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Contador able to follow team in Vuelta a España opener

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Alberto Contador leads the TInkoff-Saxo team in the team time trial

Alberto Contador leads the TInkoff-Saxo team in the team time trial (Image credit: Tim de Waele/
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Alberto Contador high-fiving his fans

Alberto Contador high-fiving his fans (Image credit: Bettini Photo)

Alberto Contador completed the Vuelta a España's opening team time trial with a seventh place for Tinkoff-Saxo, 19 seconds behind Movistar, but with an eight second advantage over Chris Froome and Team Sky.

Based on time differences alone, that result might have given Contador reasons to feel optimistic, but also some concern given the time lost on Alejandro Valverde and Nairo Quintana (Movistar). However, given his recent knee injury in the Tour, Contador had two completely different points of reference instead for the Vuelta curtain-raiser: his own team's collective performance, and his capacity to handle the pace that the Tinkoff-Saxo's time trial specialists and team powerhouses had laid down on the 12.6 kilometre course in Jerez de la Frontera.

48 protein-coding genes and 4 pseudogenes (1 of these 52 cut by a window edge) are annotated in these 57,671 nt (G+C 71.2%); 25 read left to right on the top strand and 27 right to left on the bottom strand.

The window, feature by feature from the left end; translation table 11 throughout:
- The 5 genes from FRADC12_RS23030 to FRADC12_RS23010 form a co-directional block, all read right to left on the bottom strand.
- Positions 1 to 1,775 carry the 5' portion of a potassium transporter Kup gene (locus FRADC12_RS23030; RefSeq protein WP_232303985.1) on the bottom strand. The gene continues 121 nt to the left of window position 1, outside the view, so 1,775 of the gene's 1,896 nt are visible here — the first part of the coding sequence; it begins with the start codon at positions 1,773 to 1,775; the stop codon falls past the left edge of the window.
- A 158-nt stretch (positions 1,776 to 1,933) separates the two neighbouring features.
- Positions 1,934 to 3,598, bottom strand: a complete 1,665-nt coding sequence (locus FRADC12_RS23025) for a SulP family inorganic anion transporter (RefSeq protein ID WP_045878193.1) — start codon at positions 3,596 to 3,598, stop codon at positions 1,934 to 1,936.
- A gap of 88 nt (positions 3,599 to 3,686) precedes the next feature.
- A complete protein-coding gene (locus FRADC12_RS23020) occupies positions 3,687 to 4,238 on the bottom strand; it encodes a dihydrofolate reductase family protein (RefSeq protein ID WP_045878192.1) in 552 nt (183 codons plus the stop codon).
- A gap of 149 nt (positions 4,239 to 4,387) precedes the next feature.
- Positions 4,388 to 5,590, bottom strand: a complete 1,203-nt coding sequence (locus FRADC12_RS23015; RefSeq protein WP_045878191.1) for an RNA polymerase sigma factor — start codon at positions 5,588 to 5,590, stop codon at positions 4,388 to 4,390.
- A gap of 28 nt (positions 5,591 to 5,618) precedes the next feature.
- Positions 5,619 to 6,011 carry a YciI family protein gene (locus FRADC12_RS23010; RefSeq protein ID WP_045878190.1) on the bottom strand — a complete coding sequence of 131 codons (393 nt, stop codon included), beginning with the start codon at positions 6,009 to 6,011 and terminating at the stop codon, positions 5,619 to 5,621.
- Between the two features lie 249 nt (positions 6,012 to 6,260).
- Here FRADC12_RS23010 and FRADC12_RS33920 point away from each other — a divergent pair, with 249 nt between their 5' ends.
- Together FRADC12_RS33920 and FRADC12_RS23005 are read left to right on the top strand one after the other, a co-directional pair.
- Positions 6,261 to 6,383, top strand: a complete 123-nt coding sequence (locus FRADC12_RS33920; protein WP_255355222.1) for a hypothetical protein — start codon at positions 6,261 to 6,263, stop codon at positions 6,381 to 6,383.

"It was a good result for me, the team was very cohesive," Contador said seconds after crossing the line. "I'm still race rusty though, my heart rate was at almost 200 bpm. I'm lacking training."

"I've got through today well though, and that's my plan, to get through this race day by day, not to look too far ahead. So I can be pleased with that."

Crashing out, given recent history, was perhaps another top worry on Saturday evening and Contador said that "the roads were not dangerous. But the tarmac was shiny after so much dry, hot weather here, and it also meant a lot of oil and petrol hadn't been washed off the roads either. So it could have been risky. Instead, we got through fine and I was pleased about that."

The Tinkoff-Saxo leader said he had not seen the overall classification, but "more than anything, I'm pleased I could follow the pace set down by my teammates. Another good symptom, too, is that I didn't feel any pain in my knee during the stage. The time differences aren't something that worry me too much right now."

The key to tomorrow's flat stage along the Atlantic coast, Contador says, is "whether it's windy or not. I'll have to be very alert, not only to avoid splits in the peloton, but also to avoid crashes: crashes, at this point, are what concern me the most"

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Alasdair Fotheringham has been reporting on cycling since 1991. He has covered every Tour de France since 1992 as well as numerous other bike races of all shapes and sizes, ranging from the Olympic Games in 2008 to the now sadly defunct Subida a Urkiola hill climb in Spain. Apart from working for, he is also the cycling correspondent for The Independent and The Independent on Sunday.